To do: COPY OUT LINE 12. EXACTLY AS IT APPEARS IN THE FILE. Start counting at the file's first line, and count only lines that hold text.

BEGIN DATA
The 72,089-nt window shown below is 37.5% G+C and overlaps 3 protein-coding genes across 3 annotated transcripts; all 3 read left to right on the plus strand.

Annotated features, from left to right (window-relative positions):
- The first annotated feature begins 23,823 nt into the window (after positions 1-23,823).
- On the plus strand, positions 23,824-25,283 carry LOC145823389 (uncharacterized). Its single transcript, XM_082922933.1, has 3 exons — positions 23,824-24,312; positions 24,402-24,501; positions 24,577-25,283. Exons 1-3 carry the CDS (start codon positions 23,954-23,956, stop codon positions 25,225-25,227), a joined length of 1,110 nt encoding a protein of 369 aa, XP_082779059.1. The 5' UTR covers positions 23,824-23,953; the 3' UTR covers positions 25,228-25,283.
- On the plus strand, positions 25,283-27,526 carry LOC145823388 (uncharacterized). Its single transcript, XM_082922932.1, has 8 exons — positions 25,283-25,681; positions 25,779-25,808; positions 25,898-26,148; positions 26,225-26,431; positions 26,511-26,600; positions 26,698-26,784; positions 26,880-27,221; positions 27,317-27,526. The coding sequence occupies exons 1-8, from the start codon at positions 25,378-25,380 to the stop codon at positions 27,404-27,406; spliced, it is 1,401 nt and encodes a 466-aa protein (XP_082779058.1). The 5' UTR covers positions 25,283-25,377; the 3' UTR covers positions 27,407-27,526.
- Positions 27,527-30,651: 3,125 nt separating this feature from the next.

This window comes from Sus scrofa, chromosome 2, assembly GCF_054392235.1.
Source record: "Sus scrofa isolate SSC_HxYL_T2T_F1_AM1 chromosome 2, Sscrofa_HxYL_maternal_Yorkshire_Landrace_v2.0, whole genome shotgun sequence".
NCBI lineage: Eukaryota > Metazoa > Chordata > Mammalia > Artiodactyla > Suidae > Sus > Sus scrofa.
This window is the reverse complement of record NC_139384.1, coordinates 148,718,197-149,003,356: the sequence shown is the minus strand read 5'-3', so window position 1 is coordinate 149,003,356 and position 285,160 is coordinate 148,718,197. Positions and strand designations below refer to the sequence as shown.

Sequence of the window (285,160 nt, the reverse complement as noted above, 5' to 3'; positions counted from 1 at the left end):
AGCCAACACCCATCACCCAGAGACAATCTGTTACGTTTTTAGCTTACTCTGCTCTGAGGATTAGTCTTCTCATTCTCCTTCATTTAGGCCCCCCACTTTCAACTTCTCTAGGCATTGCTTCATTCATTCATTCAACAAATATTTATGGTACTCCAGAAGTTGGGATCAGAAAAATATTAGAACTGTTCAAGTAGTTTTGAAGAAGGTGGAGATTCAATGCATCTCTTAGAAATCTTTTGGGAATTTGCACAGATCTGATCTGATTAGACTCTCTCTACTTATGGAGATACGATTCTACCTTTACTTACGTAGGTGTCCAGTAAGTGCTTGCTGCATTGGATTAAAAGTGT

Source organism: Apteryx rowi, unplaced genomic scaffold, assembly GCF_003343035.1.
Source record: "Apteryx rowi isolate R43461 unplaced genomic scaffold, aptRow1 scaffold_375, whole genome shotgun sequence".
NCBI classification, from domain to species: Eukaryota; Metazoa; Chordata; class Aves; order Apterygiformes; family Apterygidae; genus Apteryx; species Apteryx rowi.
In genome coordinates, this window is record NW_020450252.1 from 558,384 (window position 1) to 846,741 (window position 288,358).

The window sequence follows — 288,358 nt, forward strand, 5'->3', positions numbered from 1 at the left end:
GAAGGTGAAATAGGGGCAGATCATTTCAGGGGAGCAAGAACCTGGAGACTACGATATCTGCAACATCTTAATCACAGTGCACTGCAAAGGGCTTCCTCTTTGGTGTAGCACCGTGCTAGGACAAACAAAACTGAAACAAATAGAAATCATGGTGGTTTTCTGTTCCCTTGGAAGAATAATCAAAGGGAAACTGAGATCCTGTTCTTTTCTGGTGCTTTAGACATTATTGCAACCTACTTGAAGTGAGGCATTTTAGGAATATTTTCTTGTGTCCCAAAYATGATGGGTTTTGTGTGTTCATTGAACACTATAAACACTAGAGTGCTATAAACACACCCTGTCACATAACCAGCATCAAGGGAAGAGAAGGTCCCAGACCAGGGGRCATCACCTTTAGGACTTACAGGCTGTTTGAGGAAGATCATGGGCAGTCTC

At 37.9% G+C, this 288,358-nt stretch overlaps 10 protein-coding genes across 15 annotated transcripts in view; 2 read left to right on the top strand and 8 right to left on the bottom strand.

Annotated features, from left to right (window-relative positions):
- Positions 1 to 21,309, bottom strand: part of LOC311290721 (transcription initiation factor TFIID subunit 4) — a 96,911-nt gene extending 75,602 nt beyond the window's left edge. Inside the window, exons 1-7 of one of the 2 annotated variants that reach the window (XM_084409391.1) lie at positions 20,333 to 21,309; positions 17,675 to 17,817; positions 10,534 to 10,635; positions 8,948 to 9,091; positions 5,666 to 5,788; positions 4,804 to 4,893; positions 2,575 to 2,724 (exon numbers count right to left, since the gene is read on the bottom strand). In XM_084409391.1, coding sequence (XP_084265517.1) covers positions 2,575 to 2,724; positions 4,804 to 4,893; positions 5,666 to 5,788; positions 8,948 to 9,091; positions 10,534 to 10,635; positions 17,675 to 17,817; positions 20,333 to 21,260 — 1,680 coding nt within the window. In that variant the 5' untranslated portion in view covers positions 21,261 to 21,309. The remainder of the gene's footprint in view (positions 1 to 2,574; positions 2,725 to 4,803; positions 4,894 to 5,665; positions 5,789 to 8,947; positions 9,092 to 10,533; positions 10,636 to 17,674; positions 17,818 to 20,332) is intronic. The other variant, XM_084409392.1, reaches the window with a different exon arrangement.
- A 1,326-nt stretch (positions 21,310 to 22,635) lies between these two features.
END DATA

AGCCAACACCCATCACCCAGAGACAATCTGTTACGTTTTTAGCTTACTCTGCTCTGAGGATTAGTCTTCTCATTCTCCTTCATTTAGGCCCCCCACTTTCAACTTCTCTAGGCATTGCTTCATTCATTCATTCAACAAATATTTATGGTACTCCAGAAGTTGGGATCAGAAAAATATTAGAACTGTTCAAGTAGTTTTGAAGAAGGTGGAGATTCAATGCATCTCTTAGAAATCTTTTGGGAATTTGCACAGATCTGATCTGATTAGACTCTCTCTACTTATGGAGATACGATTCTACCTTTACTTACGTAGGTGTCCAGTAAGTGCTTGCTGCATTGGATTAAAAGTGT